Q: #342. Could the Holy Spirit be female?
By: Steve Shirley
A: Let me begin by saying that the most important thing to understand regarding this is that God is NOT male OR female. God is Spirit, and as Jesus said, "spirit" does not have flesh and bone (Jn 4:24)(Lk 24:39)(Mt 16:17). When the Bible says God has: hands (Jn 10:29), a face (Mt 18:10), a heart (Hos 11:8), eyes (2 Chr 16:9), a mouth (Isa 58:14), ears (Isa 59:1), etc..., this is what is called an "anthropomorphism." An anthropomorphism means, for Bible purposes, that God is described in human terms, with human characteristics, which really don't apply to God at all. These are simply used by God to help our finite human minds to understand Him a little better.
So, having said this, we can see over and over in the Bible that God has chosen masculine characteristics to describe Himself. Of course, Father is male, and Jesus was male. God has also set a pattern for male leadership all through the Old and New Testaments. The 12 disciples were male, all angels are male (i.e. Michael, Gabriel, Lucifer, Abaddon/Apollyon), the Old Testament priests were all male, the 12 tribes of Israel each came from a male, and all books of the Bible were written by males to name a few.
Putting these first two paragraphs together, I just don't see any real support for making the Holy Spirit "feminine" in any way. So, why do some believe the Holy Spirit to be female? There are basically two things they use to make their case. I will quickly show these and explain the fault with them.
The first is that the Hebrew word for "Spirit" in the Old Testament is "ruach." The grammatical gender of this word is "feminine." Because this word was used , it is believed the Old Testament authors must have meant to emphasize the femininity of the Holy Spirit. This can be refuted on several levels.
First, it is important to understand that in Hebrew all nouns are either feminine or masculine. Hence, since "God" is a noun, it must follow that a masculine or feminine word must be used to describe Him. In most cases, a masculine form is used (i.e. some of the primary names for God: "yahweh," "elohim," and "adonai" are all masculine). However, in the case of the "Spirit" a feminine form is used. But, this does NOT mean that because a "feminine" Hebrew word is used, it automatically must follow that what that word represents is "feminine." We can see over and over in the Hebrew language that a word can be "feminine," yet have nothing to do with "gender." For example, feminine Hebrew words are used for nearly all cities and countries. Paired body parts (i.e. eyes, legs) are usually feminine words. Feminine words are also used for: family, truth, bed, cake, law, beast, and congregation to name just a few.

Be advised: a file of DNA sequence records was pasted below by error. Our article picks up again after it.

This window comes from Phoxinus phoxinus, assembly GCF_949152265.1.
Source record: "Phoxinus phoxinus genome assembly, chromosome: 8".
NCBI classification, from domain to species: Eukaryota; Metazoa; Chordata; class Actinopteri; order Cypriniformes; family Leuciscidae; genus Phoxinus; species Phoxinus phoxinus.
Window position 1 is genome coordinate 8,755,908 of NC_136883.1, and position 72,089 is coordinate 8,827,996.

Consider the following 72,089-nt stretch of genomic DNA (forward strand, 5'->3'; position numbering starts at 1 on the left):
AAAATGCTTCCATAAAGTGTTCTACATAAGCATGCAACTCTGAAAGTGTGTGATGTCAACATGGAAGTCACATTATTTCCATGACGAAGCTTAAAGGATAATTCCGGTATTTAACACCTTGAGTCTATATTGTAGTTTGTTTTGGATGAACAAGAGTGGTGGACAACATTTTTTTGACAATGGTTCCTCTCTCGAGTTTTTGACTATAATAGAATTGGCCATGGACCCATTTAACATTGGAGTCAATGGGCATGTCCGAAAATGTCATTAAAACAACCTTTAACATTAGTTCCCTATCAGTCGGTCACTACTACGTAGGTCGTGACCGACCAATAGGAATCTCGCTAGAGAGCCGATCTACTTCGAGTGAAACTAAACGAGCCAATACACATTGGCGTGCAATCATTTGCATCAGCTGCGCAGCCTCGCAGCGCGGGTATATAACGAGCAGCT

In addition, in the New Testament, the Greek word for "Spirit" is "pneuma." This is not a "feminine" noun, but rather it is neuter. If the New Testament authors had considered the Holy Spirit to be female, they could have chosen a noun to emphasize this. It is also important to note in (Jn 14:16,26)(Jn 15:26)(Jn 16:7), that the word "Comforter" is used for the Holy Spirit, and the Greek word for "Comforter" is "parakletos" which is masculine (all major versions describe the "Comforter as "he" in these verses).
Secondly, those who believe the Holy Spirit is female also try to support their position by citing verses which show "feminine" aspects of God. For example, God is described as: "giving birth" (Deut 32:18)(Isa 42:14)(Isa 66:9), "a (mother) bear" (Hos 13:8), "a (mother) hen" (Jesus) (Lk 13:34), "as one whom his mother comforts" (Isa 66:13), or "Can a woman forget her nursing child And have no compassion on the son of her womb?" (Isa 49:15).
To teach that these verses point to a "feminine" God is just silly.... They are simply used to paint a picture, or give an illustration. For example, notice that (Isa 42:14) uses "LIKE" before "a woman in childbirth." "LIKE" is also used before "a (mother) bear" in (Hos 13:8). "AS" is before "a (mother) hen" in (Lk 13:34). These verses aren't in any way saying God is "feminine." If I said, "Bill Gates gave birth to Microsoft," would you assume Bill Gates was a female or literally "gave birth?" If I said to my male friend, "You are like a mother hen," that doesn't mean I am calling him a woman, it is a saying for being overprotective.
If one is honest, I do not believe any person can unbiasedly read the Bible from cover to cover and come away with the impression that the Holy Spirit is female in any way. You have to be reading it looking to prove that the Holy Spirit is feminine to find this at all (called "eisegesis"). I find no proof that the Israelites or Jewish people ever believed the Holy Spirit was female. The early church is never shown to have believed this. In fact, this is a relatively new phenomena, and these rarely have much credibility.